There are no rules yet to govern edibles or topicals, and there will not be until much closer to one year post-Zero Day, Séguin confirmed in a panel on the regulatory maze and how it might be navigated.

And even for dried flower and oil products the federal law’s rollout will be inconsistent at launch. Some provinces out east are rushing ahead with production, retail and even possible farmyard sale plans, while British Columbia only last month sought retail license applications and several of its cities have sought to vary their local terms.

Ontario is all up in the air since the newly-elected Doug Ford government nixed the LCBO-linked public retail store monopoly of its predecessor (but kept an online portal) in favour of private brick-and-mortar stores that won’t be set up until next year. But at least that online store is unlikely to run out of supply, having signed up 32 licensed producers so far.

And then there are the municipal rules, which may contradict or otherwise not align with provincial or federal ones. Expect constitutional challenges on a range of fronts as the rubber hits the road, said lawyer Sarah Leamon, adding that amnesty for those with non-violent cannabis-related convictions is not at the forefront of Ottawa’s agenda. Anyone considering a move into cannabis is well advised by consultant Ivan Ross Vrána that going through the hard slog with paperwork early will prove valuable.

There are more consultations to be held in coming months, and then formulations to be calculated and recommendations to be issued and applications to be submitted.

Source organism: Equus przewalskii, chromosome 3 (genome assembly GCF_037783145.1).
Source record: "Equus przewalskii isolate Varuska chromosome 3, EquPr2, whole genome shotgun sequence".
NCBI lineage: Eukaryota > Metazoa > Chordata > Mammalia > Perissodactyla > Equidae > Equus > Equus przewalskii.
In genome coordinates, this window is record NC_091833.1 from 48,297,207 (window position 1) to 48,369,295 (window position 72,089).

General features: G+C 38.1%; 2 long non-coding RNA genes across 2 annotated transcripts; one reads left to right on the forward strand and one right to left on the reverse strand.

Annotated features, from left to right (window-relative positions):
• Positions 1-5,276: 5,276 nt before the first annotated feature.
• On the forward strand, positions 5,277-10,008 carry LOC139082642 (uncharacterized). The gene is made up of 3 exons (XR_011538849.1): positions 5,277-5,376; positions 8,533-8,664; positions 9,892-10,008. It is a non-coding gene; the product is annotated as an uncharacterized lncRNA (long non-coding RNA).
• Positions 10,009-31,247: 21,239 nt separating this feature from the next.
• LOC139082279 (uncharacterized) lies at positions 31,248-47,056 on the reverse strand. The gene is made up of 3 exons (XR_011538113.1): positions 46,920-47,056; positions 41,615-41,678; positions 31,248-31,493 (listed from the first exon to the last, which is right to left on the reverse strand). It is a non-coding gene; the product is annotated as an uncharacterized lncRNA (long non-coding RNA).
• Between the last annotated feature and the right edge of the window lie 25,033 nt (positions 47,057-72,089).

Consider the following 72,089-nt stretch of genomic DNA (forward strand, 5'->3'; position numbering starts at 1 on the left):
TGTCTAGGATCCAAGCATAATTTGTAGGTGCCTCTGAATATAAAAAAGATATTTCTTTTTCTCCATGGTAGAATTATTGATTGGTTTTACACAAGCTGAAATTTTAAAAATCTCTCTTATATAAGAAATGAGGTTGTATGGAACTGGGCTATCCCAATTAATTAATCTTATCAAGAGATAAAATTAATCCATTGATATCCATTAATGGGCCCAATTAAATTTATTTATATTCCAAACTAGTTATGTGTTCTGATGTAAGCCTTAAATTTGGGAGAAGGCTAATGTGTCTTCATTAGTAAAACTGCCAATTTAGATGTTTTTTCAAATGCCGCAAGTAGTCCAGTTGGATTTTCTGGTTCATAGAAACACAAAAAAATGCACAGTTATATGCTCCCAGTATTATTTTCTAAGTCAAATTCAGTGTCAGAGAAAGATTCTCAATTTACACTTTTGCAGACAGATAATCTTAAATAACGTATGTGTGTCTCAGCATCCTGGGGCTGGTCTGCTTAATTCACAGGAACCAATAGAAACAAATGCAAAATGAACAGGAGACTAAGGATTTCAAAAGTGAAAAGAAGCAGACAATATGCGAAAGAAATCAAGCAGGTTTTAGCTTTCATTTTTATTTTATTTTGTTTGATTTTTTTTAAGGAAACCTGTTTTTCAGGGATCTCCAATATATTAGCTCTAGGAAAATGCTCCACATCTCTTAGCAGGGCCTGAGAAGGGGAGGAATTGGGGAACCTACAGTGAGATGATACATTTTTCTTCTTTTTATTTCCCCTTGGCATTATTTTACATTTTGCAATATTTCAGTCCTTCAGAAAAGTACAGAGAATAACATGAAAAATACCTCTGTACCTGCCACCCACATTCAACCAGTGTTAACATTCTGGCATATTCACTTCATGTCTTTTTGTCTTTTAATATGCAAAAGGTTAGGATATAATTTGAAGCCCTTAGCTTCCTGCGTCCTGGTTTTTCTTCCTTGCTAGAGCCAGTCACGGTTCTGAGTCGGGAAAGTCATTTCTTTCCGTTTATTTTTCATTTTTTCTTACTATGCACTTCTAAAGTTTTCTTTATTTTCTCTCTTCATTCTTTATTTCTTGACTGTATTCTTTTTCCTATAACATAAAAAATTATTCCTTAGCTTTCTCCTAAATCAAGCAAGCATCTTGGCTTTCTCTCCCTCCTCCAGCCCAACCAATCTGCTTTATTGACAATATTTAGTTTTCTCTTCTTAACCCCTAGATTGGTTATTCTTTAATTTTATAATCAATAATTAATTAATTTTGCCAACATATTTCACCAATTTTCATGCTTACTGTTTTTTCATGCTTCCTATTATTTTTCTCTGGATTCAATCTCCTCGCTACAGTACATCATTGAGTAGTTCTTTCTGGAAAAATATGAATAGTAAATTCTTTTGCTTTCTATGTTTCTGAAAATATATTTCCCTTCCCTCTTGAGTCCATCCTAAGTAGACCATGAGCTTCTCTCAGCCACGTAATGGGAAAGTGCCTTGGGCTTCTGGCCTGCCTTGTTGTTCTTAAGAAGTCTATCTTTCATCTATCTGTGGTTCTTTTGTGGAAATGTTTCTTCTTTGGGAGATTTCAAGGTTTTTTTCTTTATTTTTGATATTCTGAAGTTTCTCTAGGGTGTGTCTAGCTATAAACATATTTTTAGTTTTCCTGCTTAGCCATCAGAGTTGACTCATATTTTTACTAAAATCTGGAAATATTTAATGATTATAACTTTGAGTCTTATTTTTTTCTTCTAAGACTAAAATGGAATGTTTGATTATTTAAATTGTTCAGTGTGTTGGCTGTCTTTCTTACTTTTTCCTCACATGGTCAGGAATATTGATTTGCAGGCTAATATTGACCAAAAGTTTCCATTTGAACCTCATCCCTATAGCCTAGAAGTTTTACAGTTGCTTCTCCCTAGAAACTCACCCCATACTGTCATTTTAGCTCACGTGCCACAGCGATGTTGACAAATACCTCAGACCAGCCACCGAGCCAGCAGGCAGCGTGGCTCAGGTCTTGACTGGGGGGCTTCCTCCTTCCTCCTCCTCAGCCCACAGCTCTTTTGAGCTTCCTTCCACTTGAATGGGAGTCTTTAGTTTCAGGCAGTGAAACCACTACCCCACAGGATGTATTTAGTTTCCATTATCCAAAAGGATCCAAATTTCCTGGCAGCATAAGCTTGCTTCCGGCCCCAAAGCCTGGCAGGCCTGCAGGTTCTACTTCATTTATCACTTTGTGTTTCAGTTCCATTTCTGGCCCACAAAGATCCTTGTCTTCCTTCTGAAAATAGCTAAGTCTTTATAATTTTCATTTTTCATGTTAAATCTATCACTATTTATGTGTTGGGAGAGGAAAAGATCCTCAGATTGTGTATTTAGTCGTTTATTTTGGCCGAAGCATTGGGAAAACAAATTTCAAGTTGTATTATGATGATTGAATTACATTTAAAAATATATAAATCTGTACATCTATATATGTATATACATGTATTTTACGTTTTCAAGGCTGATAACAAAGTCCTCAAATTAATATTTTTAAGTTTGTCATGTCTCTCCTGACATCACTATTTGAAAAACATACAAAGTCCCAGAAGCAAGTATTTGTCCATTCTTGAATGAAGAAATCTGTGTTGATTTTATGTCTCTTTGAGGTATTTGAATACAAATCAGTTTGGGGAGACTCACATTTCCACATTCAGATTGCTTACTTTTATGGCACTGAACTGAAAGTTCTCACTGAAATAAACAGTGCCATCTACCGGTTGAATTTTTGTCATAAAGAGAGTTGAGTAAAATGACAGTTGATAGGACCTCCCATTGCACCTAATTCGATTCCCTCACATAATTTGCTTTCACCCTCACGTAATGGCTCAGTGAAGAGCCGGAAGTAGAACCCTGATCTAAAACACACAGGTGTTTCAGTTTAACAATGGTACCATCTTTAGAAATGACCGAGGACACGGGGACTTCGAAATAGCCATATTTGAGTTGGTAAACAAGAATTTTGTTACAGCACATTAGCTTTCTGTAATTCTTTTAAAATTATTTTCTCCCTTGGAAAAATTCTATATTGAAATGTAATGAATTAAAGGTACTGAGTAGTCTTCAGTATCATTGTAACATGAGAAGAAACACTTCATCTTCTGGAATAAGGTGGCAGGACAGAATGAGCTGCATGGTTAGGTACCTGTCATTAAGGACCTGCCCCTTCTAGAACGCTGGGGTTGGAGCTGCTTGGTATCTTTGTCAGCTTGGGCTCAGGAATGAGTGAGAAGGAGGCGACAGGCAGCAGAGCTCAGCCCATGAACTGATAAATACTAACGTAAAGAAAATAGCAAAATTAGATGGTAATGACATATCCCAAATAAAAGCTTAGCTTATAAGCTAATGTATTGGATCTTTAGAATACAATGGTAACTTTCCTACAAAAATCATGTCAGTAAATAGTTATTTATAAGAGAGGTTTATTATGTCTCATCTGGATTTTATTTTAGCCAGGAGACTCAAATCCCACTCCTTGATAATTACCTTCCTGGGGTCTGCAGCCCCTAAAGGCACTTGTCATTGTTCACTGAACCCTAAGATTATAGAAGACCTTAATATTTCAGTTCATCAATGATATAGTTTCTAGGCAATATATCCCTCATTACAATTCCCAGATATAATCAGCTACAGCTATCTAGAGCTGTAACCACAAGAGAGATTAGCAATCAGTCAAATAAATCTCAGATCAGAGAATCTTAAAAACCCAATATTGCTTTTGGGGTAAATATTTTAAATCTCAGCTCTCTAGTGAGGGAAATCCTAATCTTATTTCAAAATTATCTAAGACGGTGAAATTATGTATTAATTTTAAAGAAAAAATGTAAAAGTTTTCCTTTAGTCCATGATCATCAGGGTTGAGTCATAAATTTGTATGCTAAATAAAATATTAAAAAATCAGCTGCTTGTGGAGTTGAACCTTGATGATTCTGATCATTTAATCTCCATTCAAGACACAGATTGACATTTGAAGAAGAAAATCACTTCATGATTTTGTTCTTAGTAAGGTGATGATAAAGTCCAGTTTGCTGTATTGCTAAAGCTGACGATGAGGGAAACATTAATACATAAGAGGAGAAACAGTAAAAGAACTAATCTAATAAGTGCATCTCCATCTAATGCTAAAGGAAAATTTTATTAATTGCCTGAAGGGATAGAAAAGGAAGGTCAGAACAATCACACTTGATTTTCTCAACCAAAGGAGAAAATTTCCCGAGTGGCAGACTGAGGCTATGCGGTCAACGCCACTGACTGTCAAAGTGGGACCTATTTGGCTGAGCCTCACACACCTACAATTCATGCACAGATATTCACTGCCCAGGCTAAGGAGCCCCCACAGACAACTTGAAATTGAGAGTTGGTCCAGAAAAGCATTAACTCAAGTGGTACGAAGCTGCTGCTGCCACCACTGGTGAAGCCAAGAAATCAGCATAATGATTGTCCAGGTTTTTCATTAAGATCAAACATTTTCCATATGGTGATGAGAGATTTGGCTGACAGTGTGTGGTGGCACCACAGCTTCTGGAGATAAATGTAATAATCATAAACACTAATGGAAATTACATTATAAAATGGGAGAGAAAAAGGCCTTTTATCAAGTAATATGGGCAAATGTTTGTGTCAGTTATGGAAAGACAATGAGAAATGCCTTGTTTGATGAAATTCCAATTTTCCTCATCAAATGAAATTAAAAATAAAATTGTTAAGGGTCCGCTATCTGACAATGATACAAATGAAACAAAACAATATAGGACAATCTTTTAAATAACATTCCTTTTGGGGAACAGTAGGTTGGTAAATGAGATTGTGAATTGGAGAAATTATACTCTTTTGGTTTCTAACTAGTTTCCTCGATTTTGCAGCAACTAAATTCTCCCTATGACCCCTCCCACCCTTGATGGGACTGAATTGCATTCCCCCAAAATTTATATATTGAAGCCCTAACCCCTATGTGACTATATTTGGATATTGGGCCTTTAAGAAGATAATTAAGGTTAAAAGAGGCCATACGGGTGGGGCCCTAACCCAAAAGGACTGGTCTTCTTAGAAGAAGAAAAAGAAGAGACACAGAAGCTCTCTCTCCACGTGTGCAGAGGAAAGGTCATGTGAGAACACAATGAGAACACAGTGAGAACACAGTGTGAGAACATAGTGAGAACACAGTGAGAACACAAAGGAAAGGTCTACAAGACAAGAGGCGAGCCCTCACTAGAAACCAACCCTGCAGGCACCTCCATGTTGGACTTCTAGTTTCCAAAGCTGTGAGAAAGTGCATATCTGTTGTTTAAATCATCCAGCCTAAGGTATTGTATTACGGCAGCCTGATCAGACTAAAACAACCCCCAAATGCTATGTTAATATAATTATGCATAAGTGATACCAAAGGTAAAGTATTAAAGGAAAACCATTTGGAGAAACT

Séguin did try to clarify something about the marketing that can be used to sell specific cannabis products, amid concern from the industry that plain packaging would stifle efforts to educate consumers and sell them the most appropriate products.

If you want to make specific claims about a strain or a product then “you need to bring the data forward,” he added. “Let’s just stand within the rules and things will go perfectly and you won’t hear from me.”

Let’s see how that goes.

A panel titled ‘Brand-Aid’ considered this topic in detail, with panellists broadly in agreement that companies need to build trust with their audience by providing relevant information, expertise and industry knowledge.

Robyn Rabinovitch, head of business strategy at TerrAscend, said that education benefits everyone in the industry as it helps grow the overall pie and that education can also include explaining how your brand is different from others.

She gave kudos to those taking risks, and advised being nimble and willing to pivot, developing a strategy able to change as quickly as the industry will.

“Don’t let the regulations scare you too much,” said author and publisher Andy Buyting, suggesting it is better to beg for forgiveness than ask for permission.

RNMKR CEO Corey Herscu added that there was “nothing more important than finding your company’s X factor” and to avoid trying to be everything to everyone. When you stop chasing customers people will come to you, he said.

Kevin O’Leary was also there, but I missed him. Oh well.

I did meet a scientist who had co-authored a paper in the 70s recommending to PM (Pierre) Trudeau that he legalize cannabis who had a good laugh about how long it took for the government to take him up on his advice.

And I ran into the Guru of Ganja before I knew who Ed Rosenthal was, and watched as attendees came over in waves to chat and get their photograph taken with him. Watching him smoke a joint with another master grower made it clear that cannabis was in a place it would be celebrated.